“During the centuries, in Europe and in America, there arose Orders and associations of various kinds, claiming their direct descent from the Templars and referring in their rites, works and rule to those of the celebrated Order (cf. G. Ventura, T. e templarismo…; M. Lo Mastro, Dossier T.: … and B. Blandre, L´Ordre…: q.v. bibl.). The self-styled direct derivation from the ancient Order, however, is totally groundless, both historically and juridically false; and, in any case, the possibility of a revival of the Order (theoretically possible) could only come through the Holy See.
Quite different, on the contrary, is the situation of the foundation which arose in 1979 in Poggibonsi (Siena) on the initiative of the Count Marcello A. Cristofani della Magione. He set up an association of laymen who intended to refer to the ideals and to the life style described by St. Bernard in the Liber ad Milites Templi de laude novae Militiae for the Templars (not claiming a direct descent from the ancient Order.) This Order was founded with as a peculiar purpose the care of the liturgy and the recitation of the Divine Office, the study in depth of the spirituality and culture of Christian chivalry, the care of pilgrims and also the moral and material support of neighbour , and in particular the Christians in the Holy Land, and the education of youth. The Association, after being civilly recognized on 9.21.1979, was, with its particular Constitutions and with explicit references to the ancient Order, approved (9.8.1988) by the archbishop of Siena Mons. Mario Jsmaele Castellano, as a private association of the faithful under the name of “Milizia del Tempio” (Ordo Militiae Christi Templique Hierosolimitani). On 11.24.1990, the same Mons. Castellano approved some changes in the constitutions, while in 11.18.1990, the new Ordinary of Siena, Mons. Bonicelli, approved the Rule with the name of “Regola dei Poveri Cavalieri di Cristo dell’Ordine della Milizia del Tempio”, drawn from the rule of the ancient Order and adapted to modern times. Meanwhile, on 9.13.1989, Pope John Paul II had awarded in perpetuum, a series of indulgences for the main times of a knight’s life.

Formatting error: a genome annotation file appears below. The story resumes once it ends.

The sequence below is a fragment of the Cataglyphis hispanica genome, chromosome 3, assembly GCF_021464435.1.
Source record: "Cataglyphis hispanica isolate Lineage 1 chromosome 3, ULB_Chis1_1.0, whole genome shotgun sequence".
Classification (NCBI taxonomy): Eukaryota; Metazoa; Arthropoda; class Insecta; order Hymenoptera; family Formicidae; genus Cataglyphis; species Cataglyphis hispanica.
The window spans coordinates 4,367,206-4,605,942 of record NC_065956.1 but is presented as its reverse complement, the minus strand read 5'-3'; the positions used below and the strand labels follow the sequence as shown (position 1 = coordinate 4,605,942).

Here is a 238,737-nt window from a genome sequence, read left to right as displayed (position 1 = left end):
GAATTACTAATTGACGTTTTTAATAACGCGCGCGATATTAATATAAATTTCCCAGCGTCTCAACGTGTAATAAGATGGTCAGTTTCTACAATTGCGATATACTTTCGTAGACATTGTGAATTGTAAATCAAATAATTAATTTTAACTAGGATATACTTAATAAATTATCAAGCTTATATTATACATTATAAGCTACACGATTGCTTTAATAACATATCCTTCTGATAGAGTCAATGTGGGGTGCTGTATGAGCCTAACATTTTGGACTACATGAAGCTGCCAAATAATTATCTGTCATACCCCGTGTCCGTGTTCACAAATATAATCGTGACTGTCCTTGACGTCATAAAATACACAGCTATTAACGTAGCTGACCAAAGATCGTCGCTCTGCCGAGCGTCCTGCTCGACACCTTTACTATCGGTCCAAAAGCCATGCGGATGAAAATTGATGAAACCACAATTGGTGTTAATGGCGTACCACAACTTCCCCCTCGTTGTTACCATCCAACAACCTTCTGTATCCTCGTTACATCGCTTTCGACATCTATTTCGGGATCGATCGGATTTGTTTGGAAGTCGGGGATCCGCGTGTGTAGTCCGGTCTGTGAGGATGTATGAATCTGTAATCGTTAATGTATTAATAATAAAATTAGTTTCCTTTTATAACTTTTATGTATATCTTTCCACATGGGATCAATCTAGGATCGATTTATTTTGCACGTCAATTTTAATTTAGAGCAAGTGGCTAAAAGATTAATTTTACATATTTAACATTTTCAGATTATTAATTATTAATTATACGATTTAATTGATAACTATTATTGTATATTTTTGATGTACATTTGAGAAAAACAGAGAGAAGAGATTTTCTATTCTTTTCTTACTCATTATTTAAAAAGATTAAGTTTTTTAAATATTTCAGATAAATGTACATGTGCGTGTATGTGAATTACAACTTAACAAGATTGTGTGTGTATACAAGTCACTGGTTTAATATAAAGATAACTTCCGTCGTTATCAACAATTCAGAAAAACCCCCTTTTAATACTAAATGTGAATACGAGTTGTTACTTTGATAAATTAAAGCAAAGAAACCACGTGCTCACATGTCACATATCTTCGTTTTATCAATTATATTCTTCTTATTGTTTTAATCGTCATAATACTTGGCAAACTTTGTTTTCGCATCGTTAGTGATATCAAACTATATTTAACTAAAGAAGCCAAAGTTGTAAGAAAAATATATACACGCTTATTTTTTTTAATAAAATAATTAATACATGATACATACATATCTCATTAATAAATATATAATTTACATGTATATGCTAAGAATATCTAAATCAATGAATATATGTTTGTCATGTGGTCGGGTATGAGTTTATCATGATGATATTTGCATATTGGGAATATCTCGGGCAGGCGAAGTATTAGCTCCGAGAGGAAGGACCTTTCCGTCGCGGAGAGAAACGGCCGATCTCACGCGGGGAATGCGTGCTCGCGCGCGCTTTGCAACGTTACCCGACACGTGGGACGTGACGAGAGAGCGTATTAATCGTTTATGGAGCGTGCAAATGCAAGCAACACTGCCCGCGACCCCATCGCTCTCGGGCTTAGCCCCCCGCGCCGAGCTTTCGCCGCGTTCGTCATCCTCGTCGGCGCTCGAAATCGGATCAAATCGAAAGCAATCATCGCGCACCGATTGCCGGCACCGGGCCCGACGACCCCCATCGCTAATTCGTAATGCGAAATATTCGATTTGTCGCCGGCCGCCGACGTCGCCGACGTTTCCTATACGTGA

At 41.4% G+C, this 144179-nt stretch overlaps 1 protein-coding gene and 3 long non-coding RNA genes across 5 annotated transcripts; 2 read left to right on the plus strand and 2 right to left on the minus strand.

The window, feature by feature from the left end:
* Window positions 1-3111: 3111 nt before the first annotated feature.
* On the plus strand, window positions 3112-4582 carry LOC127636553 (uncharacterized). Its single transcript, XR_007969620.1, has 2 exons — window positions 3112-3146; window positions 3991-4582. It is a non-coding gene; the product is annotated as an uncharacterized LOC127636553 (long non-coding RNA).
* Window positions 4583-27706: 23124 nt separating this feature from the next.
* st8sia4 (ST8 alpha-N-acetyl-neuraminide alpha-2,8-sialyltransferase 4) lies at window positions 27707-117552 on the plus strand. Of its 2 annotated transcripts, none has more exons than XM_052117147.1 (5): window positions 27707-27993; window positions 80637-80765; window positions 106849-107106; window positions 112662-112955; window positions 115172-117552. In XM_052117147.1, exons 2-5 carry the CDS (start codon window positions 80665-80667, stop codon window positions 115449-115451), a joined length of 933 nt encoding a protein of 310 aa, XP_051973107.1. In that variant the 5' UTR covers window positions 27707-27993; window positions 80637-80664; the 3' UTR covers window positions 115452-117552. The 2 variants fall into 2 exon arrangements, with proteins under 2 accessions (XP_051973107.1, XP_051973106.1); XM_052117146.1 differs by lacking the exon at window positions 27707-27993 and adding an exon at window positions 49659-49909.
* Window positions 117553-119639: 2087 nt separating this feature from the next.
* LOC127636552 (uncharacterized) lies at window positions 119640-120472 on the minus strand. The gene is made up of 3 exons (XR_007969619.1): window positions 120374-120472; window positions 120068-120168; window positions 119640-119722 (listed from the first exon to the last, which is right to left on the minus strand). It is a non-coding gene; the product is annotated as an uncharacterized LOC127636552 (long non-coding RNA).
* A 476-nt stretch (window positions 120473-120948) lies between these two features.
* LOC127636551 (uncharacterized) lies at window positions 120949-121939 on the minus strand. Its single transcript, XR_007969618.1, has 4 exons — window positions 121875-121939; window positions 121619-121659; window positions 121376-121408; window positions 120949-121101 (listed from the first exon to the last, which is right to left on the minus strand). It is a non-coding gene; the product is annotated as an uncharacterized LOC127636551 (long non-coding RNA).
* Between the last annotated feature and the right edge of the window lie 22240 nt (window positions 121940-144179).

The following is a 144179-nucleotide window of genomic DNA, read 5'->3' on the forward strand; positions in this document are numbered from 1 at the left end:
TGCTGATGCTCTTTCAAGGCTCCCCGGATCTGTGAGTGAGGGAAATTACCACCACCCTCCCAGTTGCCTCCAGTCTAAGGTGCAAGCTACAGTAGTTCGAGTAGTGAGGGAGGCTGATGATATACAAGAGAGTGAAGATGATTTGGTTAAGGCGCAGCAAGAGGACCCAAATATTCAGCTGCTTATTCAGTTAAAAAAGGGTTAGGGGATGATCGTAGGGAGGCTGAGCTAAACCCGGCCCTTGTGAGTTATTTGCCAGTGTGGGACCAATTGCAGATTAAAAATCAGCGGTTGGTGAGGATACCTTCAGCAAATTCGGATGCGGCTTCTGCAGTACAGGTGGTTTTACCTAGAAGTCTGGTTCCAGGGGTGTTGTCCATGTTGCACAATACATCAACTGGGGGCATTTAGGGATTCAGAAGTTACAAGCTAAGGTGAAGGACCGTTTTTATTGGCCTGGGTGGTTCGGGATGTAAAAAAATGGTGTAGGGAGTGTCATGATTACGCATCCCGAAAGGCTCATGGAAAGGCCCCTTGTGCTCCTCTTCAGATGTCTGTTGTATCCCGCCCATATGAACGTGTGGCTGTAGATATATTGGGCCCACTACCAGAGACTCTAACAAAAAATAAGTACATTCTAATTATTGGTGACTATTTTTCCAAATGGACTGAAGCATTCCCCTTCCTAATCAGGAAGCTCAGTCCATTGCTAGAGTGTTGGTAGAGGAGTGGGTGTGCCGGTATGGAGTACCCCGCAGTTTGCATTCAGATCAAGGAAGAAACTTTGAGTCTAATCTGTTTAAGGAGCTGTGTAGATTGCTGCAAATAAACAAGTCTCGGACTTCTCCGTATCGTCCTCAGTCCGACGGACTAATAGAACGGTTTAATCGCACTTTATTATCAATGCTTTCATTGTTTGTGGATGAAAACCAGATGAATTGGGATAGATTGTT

According to the rule, the new Militia, includes three categories of members: the knights with solemn profession, who consecrate themselves perpetually to the Militia with the investiture and the promise to observe the three classic evangelic counsels with the public testimony of faith (fourth promise), and the non professed knights (or “in obedience”), who, with the investiture, commit themselves to tend to the perfection of Christian life; the women (ladies) who, remaining in their state, desire to collaborate in various ways with the Militia, always under the authority of the Grand Master of the Militia; the third category is composed by those men and women who, because of their young age and inexperience, are not considered ready to assume a definitive pledge: they serve the Militia as oblates, making just a temporary promise, that must be renewed every third year. To be admitted to investiture a novice must serve a novitiate for three years and must be 21.
According to the rule and the constitutions the Militia is ruled by a Grand Master (Master of the poor knights of Christ, leader of the Militia of the Temple) who is elected every three years from the chapter of the thirteen knights of justice (consulta).
The General Chapter, composed by knights and ladies, has the task of legislating; the consulta (or court of honour) has the task of discipline; the Magisterial Council the formulation of governmental policy.
Five ministries support the central organs for the fulfilment of the Militia’s tasks: the prelature (the general prelate is named every three years by Siena’s Archbishop) for spiritual and doctrinal formation; the general lieutenancy for the administration of discipline, to call and regulate a new Grand Master’s election; the magistral preceptory (captain) for knigthly formation; the magistral chancellery for the government, administration and general organization; the governorship for the maintenance of the Magisterial See and the preservation of the patrimony.